Anonymous said…
I was a longtime parent at Laurelhurst and have experienced firsthand its deterioration. The problems began before Dr. Talbot arrived with the sudden arrival of several children with behavioral problems for whom no one was prepared. The following year many more of these children arrived without enough trained support to handle them. They assaulted others in a way I had never seen before, including teachers, and one had to be taken away in an aid car due to a violent meltdown. The school told the children not to tell their parents what had happened that day.
Moving forward, Dr. Talbot has brought in even more of these students and they freely assault all of the children, disrupt class regularly and are allowed to do so without restraint of any kind. Mind you, if a GenEd student caused a fraction of that kind of trouble, there would be meetings galore involving the principal, parents and teachers. If a parent objects or voices concern for their child's safety or an impossible learning environment in regard to these students they are called "racist" and are told by Dr. Talbot they are free to go to private school if they can afford to do so. The test scores for 3rd grade have gone from a consistent 85 - 90 down to 50 last year, and they are expected to be even worse this school year. I attended the previous meeting and there was yelling, shouting and tears of frustration on behalf of the parents. We pulled our children out and they are happy and thriving in private school. My heart grieves for the old Laurelhurst.
-Public to Private
Anonymous said…
Seriously. What do Stevens and Laurelhurst have in common? Let's see. Isn't it obvious? An EBD and an Inclusion special Ed program. O and an entitled parent base. O dear. How much is too much [before we kick those cans on down the road]. And what idiotic ideas in the idea box. If they spread out the EBD program to a "fair share" system, they'd have to spread out the staff too. Meaning, instead of 7 teacher/ias available now, you'd probably just get the 2 kids assigned to the resource room with no extra support. That was called ics, and everyone complained even more about that. If there is an end program in your school, there are going to be behaviors manifested by students. Best to teach kids about swear words at home, and about diversity.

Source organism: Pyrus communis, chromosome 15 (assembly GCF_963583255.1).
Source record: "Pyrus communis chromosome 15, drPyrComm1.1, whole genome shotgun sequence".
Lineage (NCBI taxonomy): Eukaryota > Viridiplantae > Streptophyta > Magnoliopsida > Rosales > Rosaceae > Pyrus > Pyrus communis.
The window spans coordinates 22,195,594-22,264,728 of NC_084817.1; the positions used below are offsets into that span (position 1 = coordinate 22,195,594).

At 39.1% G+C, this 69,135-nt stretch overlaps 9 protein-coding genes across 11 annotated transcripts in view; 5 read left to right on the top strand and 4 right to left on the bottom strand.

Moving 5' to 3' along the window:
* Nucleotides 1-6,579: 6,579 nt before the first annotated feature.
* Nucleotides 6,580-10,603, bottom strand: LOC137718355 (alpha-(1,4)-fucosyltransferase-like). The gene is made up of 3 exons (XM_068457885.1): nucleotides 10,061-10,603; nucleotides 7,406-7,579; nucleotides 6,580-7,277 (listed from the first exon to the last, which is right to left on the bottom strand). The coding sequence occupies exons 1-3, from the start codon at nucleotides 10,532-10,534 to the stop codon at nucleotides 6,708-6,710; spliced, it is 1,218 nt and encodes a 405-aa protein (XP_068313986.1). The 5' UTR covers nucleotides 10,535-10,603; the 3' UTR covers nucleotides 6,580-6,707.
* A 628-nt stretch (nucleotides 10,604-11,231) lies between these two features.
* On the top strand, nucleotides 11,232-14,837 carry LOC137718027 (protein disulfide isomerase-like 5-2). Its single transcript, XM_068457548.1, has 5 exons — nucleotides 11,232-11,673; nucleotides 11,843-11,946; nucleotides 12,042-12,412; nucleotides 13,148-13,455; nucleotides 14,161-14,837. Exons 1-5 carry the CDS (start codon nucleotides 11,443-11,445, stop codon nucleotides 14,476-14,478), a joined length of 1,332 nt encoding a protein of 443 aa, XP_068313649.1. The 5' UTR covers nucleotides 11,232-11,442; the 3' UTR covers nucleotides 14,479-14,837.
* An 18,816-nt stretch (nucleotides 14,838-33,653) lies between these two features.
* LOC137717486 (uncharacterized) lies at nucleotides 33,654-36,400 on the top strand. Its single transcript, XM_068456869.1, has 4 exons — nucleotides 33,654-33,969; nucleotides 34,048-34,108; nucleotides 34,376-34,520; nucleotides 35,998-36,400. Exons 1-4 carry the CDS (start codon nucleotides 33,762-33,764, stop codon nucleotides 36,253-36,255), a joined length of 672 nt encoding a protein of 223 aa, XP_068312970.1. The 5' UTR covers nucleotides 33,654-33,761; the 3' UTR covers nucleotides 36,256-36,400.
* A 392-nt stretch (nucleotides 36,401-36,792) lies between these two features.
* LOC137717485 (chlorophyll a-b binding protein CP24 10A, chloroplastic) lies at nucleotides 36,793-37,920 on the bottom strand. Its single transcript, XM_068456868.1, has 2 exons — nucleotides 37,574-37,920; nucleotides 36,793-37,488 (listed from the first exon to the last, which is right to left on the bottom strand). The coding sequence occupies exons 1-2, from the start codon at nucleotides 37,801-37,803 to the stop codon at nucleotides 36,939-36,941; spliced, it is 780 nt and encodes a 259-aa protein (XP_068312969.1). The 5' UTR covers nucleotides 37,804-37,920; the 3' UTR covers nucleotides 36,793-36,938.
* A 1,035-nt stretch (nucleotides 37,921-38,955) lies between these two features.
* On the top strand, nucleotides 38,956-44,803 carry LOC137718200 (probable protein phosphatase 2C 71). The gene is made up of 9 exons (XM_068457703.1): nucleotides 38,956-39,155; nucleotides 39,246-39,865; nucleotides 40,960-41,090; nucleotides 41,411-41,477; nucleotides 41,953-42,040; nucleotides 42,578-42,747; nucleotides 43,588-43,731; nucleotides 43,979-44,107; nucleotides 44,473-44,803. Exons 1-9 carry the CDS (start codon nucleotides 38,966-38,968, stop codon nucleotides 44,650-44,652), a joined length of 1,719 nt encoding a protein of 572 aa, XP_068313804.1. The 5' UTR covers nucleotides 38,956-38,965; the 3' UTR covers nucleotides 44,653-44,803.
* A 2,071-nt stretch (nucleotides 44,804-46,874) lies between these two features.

Reader 2
I am not "blaming" anyone. I'm saying that the concern parents feel for all the students seems to be overlooked. The parents were very much about finding solutions for all kids.

Reader 2, no, a parent does not have to teach elementary kids about swear words. That kind of language is inappropriate in any school setting but particularly elementary. To say this is just how it is does not help any student.

Again, the maximum number of very high needs students per school might need to be looked at.

Again, I have not heard one word from a single parent at either school saying they don't want these kids. But they want better communications and better clarity on expectations. I don't really think that's asking a lot.
Anonymous said…
Reader 2, Even with teaching your 6 y o swear words and diversity, do you really think it helps any school child to be permitted to say bad words at school? We already tell children 'these words are not Ok'. Bad words imply: disrespect and bad actions, neither of which are conducive to learning to be a member of civic society.
Anonymous said…
Implying that bad language is one of the main concerns seems misleading. I don't want to tell other people's stories but the children of my friends have had deeply unsettling experiences. It's unthinkable to me that the district isn't funding a counselor to help all the kids. Honestly my son went there in K, before the new principal and the new programs and it already really seemed less functional without a counselor, compared to the nearby school we moved to afterwards. Easier to blame entitled parents than accept that this special ed program is failing the children it serves.